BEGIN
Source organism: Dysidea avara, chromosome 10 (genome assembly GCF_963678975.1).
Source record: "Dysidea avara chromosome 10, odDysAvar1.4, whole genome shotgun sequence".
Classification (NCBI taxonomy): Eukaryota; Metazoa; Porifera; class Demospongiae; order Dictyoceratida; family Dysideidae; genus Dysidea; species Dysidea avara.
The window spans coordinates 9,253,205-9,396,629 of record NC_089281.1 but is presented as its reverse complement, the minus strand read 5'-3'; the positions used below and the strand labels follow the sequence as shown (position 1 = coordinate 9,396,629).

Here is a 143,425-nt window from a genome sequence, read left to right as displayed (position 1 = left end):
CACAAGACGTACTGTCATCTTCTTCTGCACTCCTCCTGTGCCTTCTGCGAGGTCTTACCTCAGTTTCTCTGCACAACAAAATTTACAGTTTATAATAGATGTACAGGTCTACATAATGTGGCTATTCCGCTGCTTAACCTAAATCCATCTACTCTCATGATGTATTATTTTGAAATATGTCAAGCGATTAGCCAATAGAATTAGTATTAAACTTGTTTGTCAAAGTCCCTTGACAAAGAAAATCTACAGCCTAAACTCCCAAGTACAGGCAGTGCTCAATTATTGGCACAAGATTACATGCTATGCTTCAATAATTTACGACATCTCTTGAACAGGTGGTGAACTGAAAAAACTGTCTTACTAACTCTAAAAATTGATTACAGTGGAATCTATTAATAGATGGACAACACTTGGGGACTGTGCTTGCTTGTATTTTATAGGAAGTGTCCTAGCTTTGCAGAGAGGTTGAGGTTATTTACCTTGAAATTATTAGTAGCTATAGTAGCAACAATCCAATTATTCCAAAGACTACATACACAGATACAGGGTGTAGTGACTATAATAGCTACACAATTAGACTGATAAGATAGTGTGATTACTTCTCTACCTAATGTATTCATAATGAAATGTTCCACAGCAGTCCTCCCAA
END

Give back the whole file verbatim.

Source organism: Dysidea avara, chromosome 10 (genome assembly GCF_963678975.1).
Source record: "Dysidea avara chromosome 10, odDysAvar1.4, whole genome shotgun sequence".
Classification (NCBI taxonomy): Eukaryota; Metazoa; Porifera; class Demospongiae; order Dictyoceratida; family Dysideidae; genus Dysidea; species Dysidea avara.
The window spans coordinates 9,253,205-9,396,629 of record NC_089281.1 but is presented as its reverse complement, the minus strand read 5'-3'; the positions used below and the strand labels follow the sequence as shown (position 1 = coordinate 9,396,629).

Here is a 143,425-nt window from a genome sequence, read left to right as displayed (position 1 = left end):
CACAAGACGTACTGTCATCTTCTTCTGCACTCCTCCTGTGCCTTCTGCGAGGTCTTACCTCAGTTTCTCTGCACAACAAAATTTACAGTTTATAATAGATGTACAGGTCTACATAATGTGGCTATTCCGCTGCTTAACCTAAATCCATCTACTCTCATGATGTATTATTTTGAAATATGTCAAGCGATTAGCCAATAGAATTAGTATTAAACTTGTTTGTCAAAGTCCCTTGACAAAGAAAATCTACAGCCTAAACTCCCAAGTACAGGCAGTGCTCAATTATTGGCACAAGATTACATGCTATGCTTCAATAATTTACGACATCTCTTGAACAGGTGGTGAACTGAAAAAACTGTCTTACTAACTCTAAAAATTGATTACAGTGGAATCTATTAATAGATGGACAACACTTGGGGACTGTGCTTGCTTGTATTTTATAGGAAGTGTCCTAGCTTTGCAGAGAGGTTGAGGTTATTTACCTTGAAATTATTAGTAGCTATAGTAGCAACAATCCAATTATTCCAAAGACTACATACACAGATACAGGGTGTAGTGACTATAATAGCTACACAATTAGACTGATAAGATAGTGTGATTACTTCTCTACCTAATGTATTCATAATGAAATGTTCCACAGCAGTCCTCCCAA